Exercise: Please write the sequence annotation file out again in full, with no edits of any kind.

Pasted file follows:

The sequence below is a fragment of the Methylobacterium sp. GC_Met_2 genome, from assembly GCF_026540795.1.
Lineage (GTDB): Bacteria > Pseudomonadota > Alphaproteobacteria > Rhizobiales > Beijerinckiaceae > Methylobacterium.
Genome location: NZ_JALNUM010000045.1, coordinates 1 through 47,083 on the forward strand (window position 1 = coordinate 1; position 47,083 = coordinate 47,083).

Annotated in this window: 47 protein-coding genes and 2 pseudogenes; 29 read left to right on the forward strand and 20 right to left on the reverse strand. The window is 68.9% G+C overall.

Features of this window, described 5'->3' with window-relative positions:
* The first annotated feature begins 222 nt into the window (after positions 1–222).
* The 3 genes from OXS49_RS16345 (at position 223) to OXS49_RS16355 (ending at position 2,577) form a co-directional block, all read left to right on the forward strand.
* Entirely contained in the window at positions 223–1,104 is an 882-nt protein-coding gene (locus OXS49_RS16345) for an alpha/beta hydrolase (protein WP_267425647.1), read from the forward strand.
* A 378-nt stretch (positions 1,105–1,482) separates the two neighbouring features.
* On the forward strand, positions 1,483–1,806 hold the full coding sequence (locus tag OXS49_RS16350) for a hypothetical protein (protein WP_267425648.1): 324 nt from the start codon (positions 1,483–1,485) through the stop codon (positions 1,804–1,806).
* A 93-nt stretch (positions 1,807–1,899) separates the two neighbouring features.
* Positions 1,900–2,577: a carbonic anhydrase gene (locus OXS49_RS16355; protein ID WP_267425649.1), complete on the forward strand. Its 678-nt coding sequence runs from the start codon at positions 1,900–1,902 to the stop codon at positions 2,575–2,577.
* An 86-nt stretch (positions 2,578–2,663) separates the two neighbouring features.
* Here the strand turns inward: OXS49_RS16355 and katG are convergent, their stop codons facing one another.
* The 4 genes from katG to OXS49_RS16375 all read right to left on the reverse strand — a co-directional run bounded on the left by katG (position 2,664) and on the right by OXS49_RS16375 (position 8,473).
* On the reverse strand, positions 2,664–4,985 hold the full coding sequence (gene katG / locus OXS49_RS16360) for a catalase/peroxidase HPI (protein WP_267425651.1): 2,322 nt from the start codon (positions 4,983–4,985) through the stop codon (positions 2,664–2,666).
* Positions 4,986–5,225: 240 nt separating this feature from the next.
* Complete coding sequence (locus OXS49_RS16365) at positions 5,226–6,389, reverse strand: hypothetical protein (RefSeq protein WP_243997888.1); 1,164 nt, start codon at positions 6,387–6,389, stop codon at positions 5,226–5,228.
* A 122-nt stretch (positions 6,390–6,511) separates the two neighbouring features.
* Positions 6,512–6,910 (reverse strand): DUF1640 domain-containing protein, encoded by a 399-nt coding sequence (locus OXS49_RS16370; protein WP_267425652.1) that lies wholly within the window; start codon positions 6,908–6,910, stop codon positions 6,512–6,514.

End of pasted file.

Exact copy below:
The sequence below is a fragment of the Methylobacterium sp. GC_Met_2 genome, from assembly GCF_026540795.1.
Lineage (GTDB): Bacteria > Pseudomonadota > Alphaproteobacteria > Rhizobiales > Beijerinckiaceae > Methylobacterium.
Genome location: NZ_JALNUM010000045.1, coordinates 1 through 47,083 on the forward strand (window position 1 = coordinate 1; position 47,083 = coordinate 47,083).

Annotated in this window: 47 protein-coding genes and 2 pseudogenes; 29 read left to right on the forward strand and 20 right to left on the reverse strand. The window is 68.9% G+C overall.

Features of this window, described 5'->3' with window-relative positions:
* The first annotated feature begins 222 nt into the window (after positions 1–222).
* The 3 genes from OXS49_RS16345 (at position 223) to OXS49_RS16355 (ending at position 2,577) form a co-directional block, all read left to right on the forward strand.
* Entirely contained in the window at positions 223–1,104 is an 882-nt protein-coding gene (locus OXS49_RS16345) for an alpha/beta hydrolase (protein WP_267425647.1), read from the forward strand.
* A 378-nt stretch (positions 1,105–1,482) separates the two neighbouring features.
* On the forward strand, positions 1,483–1,806 hold the full coding sequence (locus tag OXS49_RS16350) for a hypothetical protein (protein WP_267425648.1): 324 nt from the start codon (positions 1,483–1,485) through the stop codon (positions 1,804–1,806).
* A 93-nt stretch (positions 1,807–1,899) separates the two neighbouring features.
* Positions 1,900–2,577: a carbonic anhydrase gene (locus OXS49_RS16355; protein ID WP_267425649.1), complete on the forward strand. Its 678-nt coding sequence runs from the start codon at positions 1,900–1,902 to the stop codon at positions 2,575–2,577.
* An 86-nt stretch (positions 2,578–2,663) separates the two neighbouring features.
* Here the strand turns inward: OXS49_RS16355 and katG are convergent, their stop codons facing one another.
* The 4 genes from katG to OXS49_RS16375 all read right to left on the reverse strand — a co-directional run bounded on the left by katG (position 2,664) and on the right by OXS49_RS16375 (position 8,473).
* On the reverse strand, positions 2,664–4,985 hold the full coding sequence (gene katG / locus OXS49_RS16360) for a catalase/peroxidase HPI (protein WP_267425651.1): 2,322 nt from the start codon (positions 4,983–4,985) through the stop codon (positions 2,664–2,666).
* Positions 4,986–5,225: 240 nt separating this feature from the next.
* Complete coding sequence (locus OXS49_RS16365) at positions 5,226–6,389, reverse strand: hypothetical protein (RefSeq protein WP_243997888.1); 1,164 nt, start codon at positions 6,387–6,389, stop codon at positions 5,226–5,228.
* A 122-nt stretch (positions 6,390–6,511) separates the two neighbouring features.
* Positions 6,512–6,910 (reverse strand): DUF1640 domain-containing protein, encoded by a 399-nt coding sequence (locus OXS49_RS16370; protein WP_267425652.1) that lies wholly within the window; start codon positions 6,908–6,910, stop codon positions 6,512–6,514.